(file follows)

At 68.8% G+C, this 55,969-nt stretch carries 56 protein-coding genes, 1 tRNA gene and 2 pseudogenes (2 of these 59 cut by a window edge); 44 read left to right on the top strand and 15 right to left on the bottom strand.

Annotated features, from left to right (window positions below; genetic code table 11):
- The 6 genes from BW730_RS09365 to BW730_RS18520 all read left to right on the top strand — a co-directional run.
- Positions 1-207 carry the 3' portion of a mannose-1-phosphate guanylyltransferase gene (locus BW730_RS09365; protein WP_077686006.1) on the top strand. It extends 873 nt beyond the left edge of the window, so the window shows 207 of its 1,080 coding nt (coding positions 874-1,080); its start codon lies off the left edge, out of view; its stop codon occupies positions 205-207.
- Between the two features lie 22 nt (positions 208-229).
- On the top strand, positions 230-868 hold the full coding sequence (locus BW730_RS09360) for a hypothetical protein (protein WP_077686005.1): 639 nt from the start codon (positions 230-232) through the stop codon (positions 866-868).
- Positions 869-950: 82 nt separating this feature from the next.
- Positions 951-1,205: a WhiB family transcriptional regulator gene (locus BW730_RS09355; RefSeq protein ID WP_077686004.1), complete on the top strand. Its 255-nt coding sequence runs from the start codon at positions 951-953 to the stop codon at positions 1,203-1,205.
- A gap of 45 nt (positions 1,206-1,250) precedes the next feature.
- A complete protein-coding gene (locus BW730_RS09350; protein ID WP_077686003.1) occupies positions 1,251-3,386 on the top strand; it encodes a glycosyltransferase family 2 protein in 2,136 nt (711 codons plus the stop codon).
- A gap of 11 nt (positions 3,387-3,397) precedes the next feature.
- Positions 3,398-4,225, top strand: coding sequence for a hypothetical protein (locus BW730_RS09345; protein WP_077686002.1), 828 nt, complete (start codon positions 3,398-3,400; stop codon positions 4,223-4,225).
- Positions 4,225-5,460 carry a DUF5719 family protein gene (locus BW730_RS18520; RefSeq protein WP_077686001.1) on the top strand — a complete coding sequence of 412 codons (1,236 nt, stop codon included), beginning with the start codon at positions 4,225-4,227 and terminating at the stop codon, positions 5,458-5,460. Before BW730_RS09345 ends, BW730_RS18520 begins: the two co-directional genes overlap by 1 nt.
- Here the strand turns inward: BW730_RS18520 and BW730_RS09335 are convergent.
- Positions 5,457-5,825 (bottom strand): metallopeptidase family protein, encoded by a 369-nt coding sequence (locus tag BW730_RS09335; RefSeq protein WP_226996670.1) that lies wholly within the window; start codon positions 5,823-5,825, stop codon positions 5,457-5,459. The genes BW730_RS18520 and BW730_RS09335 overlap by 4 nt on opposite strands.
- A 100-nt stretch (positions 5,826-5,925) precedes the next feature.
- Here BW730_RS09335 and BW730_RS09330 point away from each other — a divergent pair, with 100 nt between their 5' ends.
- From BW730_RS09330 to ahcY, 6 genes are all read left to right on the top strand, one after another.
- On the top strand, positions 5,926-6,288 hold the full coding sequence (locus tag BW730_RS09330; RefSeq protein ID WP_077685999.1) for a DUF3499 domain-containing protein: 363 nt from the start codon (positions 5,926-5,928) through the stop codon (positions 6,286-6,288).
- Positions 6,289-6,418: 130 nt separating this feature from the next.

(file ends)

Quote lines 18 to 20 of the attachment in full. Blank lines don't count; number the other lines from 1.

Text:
- From BW730_RS09330 to ahcY, 6 genes are all read left to right on the top strand, one after another.
- On the top strand, positions 5,926-6,288 hold the full coding sequence (locus tag BW730_RS09330; RefSeq protein ID WP_077685999.1) for a DUF3499 domain-containing protein: 363 nt from the start codon (positions 5,926-5,928) through the stop codon (positions 6,286-6,288).
- Positions 6,289-6,418: 130 nt separating this feature from the next.